Don’t Talk About It!


It is interesting to me that when I post articles here that are upbeat and positive, I get a lot of “likes” and comments. But when I post about subjects that are uncomfortable like gun control or politics I get very few comments and likes. I’m not pointing fingers of blame. I love my readers and always encourage people to be themselves, but it is a pattern I’ve noticed and the answer as to why delves into many areas. Plainly said, people don’t like to talk or think about uncomfortable subjects. As an unwritten rule many of us learned that you were never supposed to talk about religion and politics in public. Mostly I think, because people have strong opinions on those subjects and arguments are started by bringing them up. But if people do have strong opinions about subjects like that, why don’t they talk about them and voice those opinions? Because it’s uncomfortable.

And we don’t like to be uncomfortable. Because being uncomfortable is well, uncomfortable. We don’t like being seen as having any faults, or biases or prejudices. But the fact is, we do. We all do. This is not a popular thing to say and I’m probably not going to get many “likes” for this. My thought on this is, if we don’t talk about uncomfortable things, how do we ever get anything resolved? How do we solve our problems if we don’t talk about them. People spend millions every year telling their problems to therapists but not talking to their friends about them for free. Why do we do this? Maybe because we want to seem like we have it all together in front of our friends? We don’t want our faults and biases to show? We want to be cool and hip and yet we’re an emotional wreck behind the scenes. If we let our guard down, someone will get inside and see what we’re really like. And then what? People will really know us. That’s what.

We need to talk about uncomfortable things. Maybe not personal things but things like racism, bigotry, politics and religion. We need to talk about the pervasive gun culture. About brown people locked in cages. About Native American rights. About Palestine and Israel. About Fascism. We need to talk about these things because they are problems for us and the world, and they won’t resolve themselves. We have to somehow get over the uncomfortableness of talking about things by just doing it. Sticking your neck out, as is said, and talk. Get it out there how you feel. After the initial stickiness you may find others joining in. You may find a lot of people agree with you and then you have something important to talk about. Social media is a great platform that a lot of people use for superficial things. Not that that’s bad but it can be used for so much more. It’s actually easier to talk about uncomfortable subjects on line because you’re not face to face. But we need to do it. Now.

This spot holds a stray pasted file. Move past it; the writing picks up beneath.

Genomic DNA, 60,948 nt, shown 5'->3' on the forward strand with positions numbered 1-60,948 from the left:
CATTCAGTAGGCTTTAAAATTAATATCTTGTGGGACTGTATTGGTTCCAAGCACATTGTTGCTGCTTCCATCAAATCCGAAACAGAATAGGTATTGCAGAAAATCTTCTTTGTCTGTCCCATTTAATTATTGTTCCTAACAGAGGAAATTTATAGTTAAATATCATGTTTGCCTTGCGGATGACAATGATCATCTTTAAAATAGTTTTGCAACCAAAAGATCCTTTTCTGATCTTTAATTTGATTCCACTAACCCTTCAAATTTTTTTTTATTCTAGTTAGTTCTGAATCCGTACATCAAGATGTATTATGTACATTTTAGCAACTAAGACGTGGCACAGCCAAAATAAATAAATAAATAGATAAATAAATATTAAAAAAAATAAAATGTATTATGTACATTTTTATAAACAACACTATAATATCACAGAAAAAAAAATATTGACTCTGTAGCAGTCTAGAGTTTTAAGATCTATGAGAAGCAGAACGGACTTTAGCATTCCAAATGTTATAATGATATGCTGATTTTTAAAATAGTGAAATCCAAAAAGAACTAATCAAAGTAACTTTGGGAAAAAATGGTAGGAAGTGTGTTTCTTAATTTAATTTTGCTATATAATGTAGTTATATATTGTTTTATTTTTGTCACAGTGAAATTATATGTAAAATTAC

3 comments

  1. This raises a current issue for me: to address a disturbing stereotype at the reunion or let it go. It’s just a mascot of a squinty-eyed (Mongolian? Chinese?) warrior with a Chinese sword. It’s such a lovely effort by our classmate John to make a selfie-frame for our reunion! How can I object to that? I can’t. I just know that when I saw the “Raiders” mascot painted on the frame, I was relieved I did not attend the reunion with my Asian husband and expect him to stand by an Asian image that strikes me as racist- and smile for our portrait. That old image needs to be retired and replaced. Let’s not revive it for the sake of nostalgia. This is the kind of thing I didn’t think about, until I did. This is why I would be no fun at a reunion, heehee.

    Liked by 1 person

    • There are many things that we question today that we didn’t think about growing up. As we become more culturally conscious we realize the white male dominance of our country and just how hard it is for some to let things go.

      Like

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